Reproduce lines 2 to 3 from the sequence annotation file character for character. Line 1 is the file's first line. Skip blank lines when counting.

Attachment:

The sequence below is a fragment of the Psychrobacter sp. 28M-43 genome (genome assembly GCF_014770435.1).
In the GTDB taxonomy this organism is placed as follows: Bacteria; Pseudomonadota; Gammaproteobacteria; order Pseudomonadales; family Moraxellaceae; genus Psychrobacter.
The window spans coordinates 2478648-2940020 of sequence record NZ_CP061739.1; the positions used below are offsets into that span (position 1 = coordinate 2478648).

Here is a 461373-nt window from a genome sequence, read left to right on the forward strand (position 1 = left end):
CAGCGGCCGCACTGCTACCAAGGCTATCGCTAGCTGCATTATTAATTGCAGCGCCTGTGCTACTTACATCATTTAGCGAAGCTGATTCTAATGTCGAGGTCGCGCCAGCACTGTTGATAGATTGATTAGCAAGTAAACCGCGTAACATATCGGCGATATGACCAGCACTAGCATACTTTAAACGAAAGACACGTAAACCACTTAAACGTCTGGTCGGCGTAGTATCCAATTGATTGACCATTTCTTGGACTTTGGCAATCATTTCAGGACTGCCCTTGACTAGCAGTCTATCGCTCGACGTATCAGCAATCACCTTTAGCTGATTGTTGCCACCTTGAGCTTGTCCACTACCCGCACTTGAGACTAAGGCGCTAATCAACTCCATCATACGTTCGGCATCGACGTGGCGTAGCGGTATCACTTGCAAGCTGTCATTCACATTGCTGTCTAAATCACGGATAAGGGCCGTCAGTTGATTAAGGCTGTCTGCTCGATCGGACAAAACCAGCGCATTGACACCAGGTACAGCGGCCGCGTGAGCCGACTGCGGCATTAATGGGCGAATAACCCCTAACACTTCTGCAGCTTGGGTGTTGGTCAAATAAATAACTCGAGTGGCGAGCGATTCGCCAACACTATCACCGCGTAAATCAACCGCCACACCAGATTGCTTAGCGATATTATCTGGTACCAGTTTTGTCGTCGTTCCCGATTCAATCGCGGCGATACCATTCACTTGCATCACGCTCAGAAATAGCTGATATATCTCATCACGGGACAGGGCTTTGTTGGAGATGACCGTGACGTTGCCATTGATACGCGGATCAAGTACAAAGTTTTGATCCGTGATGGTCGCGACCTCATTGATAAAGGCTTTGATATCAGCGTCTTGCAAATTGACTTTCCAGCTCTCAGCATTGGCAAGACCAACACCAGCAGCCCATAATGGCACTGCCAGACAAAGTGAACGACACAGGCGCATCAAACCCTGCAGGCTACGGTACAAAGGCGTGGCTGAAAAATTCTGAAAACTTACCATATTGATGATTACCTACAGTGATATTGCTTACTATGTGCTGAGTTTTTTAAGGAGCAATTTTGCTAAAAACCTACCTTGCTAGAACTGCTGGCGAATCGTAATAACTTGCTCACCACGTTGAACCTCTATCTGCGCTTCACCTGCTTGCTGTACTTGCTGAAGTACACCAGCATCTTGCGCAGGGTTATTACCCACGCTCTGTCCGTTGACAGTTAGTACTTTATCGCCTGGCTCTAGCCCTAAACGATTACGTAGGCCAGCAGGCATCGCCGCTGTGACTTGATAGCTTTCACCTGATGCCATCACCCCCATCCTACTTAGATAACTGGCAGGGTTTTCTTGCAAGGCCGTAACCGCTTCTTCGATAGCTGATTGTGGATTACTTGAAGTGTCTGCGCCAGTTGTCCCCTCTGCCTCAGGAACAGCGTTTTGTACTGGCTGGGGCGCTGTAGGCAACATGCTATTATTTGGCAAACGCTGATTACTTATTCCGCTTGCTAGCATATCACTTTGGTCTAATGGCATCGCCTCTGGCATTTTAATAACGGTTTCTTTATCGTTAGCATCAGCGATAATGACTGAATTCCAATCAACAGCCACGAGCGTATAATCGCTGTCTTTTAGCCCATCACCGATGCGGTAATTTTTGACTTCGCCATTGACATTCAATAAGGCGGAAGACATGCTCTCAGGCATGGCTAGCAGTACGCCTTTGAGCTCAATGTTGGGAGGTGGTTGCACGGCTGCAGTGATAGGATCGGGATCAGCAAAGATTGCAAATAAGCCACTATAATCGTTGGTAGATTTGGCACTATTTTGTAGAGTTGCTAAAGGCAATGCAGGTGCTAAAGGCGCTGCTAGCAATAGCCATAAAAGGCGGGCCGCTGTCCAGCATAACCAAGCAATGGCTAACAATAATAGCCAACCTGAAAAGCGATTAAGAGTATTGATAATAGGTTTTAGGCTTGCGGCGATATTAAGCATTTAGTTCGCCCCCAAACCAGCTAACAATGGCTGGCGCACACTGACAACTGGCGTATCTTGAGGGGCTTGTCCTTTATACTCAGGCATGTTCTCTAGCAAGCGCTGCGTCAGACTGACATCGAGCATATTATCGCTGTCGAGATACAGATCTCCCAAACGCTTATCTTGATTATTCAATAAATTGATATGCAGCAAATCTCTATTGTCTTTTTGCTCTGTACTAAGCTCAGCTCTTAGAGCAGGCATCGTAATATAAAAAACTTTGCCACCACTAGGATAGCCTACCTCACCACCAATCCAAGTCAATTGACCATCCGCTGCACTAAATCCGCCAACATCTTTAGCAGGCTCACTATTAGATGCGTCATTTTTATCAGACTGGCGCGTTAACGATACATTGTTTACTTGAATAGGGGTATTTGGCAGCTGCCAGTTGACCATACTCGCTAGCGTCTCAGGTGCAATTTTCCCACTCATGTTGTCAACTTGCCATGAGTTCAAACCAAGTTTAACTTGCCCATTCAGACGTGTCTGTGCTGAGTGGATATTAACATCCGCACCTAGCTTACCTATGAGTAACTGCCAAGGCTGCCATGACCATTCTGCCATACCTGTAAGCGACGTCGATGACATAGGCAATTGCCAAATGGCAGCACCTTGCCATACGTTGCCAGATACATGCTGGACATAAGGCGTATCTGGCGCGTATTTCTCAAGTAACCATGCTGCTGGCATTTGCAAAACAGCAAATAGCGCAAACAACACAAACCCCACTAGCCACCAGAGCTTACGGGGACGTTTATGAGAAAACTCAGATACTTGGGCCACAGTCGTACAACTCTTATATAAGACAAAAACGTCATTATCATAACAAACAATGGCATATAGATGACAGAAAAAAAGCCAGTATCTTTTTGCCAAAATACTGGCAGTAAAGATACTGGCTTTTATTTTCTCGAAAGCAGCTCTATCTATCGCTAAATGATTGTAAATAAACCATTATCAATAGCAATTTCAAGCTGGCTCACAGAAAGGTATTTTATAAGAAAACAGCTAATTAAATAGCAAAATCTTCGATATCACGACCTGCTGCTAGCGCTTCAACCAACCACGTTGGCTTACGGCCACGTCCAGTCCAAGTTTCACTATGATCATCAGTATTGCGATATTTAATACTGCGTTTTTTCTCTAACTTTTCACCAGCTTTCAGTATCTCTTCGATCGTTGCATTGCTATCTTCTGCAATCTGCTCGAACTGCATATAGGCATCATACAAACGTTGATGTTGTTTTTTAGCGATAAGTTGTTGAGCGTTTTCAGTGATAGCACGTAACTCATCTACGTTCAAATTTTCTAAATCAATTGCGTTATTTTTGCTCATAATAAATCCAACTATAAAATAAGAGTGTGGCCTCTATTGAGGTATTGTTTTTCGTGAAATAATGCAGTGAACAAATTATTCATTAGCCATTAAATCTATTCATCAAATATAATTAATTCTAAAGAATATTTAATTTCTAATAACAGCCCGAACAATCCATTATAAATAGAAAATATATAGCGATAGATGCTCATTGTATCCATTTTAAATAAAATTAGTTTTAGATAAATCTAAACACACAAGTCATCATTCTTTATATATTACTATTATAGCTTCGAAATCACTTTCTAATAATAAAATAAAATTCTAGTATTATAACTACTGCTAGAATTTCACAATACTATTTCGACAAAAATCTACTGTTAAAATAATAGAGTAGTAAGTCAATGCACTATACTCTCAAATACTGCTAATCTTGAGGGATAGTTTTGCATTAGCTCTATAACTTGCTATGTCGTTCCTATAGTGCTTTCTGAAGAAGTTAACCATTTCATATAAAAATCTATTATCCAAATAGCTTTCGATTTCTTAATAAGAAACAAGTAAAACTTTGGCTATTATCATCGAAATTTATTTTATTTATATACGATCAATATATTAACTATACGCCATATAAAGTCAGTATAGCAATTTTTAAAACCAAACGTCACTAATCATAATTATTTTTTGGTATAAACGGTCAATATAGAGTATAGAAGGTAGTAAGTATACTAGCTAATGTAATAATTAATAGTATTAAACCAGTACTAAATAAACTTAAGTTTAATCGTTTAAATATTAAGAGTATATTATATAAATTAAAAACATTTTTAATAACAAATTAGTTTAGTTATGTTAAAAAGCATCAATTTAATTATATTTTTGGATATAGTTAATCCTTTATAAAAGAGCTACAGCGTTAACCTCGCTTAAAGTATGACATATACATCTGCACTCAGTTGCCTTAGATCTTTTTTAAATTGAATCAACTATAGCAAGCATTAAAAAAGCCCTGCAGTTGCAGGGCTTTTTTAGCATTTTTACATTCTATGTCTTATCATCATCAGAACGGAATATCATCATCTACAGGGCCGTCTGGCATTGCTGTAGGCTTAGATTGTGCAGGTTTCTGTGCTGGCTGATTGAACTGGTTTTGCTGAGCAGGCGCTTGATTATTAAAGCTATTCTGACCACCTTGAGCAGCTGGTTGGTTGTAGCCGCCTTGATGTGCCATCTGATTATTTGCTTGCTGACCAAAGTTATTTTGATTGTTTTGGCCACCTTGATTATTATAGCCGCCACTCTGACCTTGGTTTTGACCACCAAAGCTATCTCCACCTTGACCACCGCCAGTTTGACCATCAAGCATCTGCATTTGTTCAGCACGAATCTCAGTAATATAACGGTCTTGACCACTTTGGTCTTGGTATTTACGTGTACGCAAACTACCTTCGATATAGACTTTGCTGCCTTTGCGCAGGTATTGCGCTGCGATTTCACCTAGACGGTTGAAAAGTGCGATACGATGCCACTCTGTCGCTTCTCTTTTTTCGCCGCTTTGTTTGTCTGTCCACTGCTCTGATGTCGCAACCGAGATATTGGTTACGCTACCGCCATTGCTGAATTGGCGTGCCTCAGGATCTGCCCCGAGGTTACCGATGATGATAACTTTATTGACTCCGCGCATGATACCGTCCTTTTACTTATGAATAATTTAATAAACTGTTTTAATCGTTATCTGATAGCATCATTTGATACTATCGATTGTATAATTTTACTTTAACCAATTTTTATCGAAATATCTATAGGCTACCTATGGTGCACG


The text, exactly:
In the GTDB taxonomy this organism is placed as follows: Bacteria; Pseudomonadota; Gammaproteobacteria; order Pseudomonadales; family Moraxellaceae; genus Psychrobacter.
The window spans coordinates 2478648-2940020 of sequence record NZ_CP061739.1; the positions used below are offsets into that span (position 1 = coordinate 2478648).